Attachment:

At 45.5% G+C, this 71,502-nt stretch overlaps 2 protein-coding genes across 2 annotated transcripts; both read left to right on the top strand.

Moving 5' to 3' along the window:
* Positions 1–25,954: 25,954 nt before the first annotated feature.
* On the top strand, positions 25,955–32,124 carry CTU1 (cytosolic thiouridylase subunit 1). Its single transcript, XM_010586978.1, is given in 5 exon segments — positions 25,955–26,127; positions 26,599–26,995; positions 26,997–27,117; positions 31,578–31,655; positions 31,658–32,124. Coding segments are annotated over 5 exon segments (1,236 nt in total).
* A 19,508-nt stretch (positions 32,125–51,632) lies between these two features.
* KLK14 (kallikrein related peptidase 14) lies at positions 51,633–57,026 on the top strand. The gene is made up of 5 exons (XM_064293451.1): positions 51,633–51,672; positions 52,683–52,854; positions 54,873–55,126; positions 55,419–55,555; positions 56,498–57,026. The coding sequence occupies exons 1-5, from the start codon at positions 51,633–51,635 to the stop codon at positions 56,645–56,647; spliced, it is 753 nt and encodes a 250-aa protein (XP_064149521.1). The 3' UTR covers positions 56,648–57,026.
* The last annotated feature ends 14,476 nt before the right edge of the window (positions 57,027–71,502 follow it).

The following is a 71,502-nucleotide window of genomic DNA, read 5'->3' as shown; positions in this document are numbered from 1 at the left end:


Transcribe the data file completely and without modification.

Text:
At 45.5% G+C, this 71,502-nt stretch overlaps 2 protein-coding genes across 2 annotated transcripts; both read left to right on the top strand.

Moving 5' to 3' along the window:
* Positions 1–25,954: 25,954 nt before the first annotated feature.
* On the top strand, positions 25,955–32,124 carry CTU1 (cytosolic thiouridylase subunit 1). Its single transcript, XM_010586978.1, is given in 5 exon segments — positions 25,955–26,127; positions 26,599–26,995; positions 26,997–27,117; positions 31,578–31,655; positions 31,658–32,124. Coding segments are annotated over 5 exon segments (1,236 nt in total).
* A 19,508-nt stretch (positions 32,125–51,632) lies between these two features.
* KLK14 (kallikrein related peptidase 14) lies at positions 51,633–57,026 on the top strand. The gene is made up of 5 exons (XM_064293451.1): positions 51,633–51,672; positions 52,683–52,854; positions 54,873–55,126; positions 55,419–55,555; positions 56,498–57,026. The coding sequence occupies exons 1-5, from the start codon at positions 51,633–51,635 to the stop codon at positions 56,645–56,647; spliced, it is 753 nt and encodes a 250-aa protein (XP_064149521.1). The 3' UTR covers positions 56,648–57,026.
* The last annotated feature ends 14,476 nt before the right edge of the window (positions 57,027–71,502 follow it).

The following is a 71,502-nucleotide window of genomic DNA, read 5'->3' as shown; positions in this document are numbered from 1 at the left end: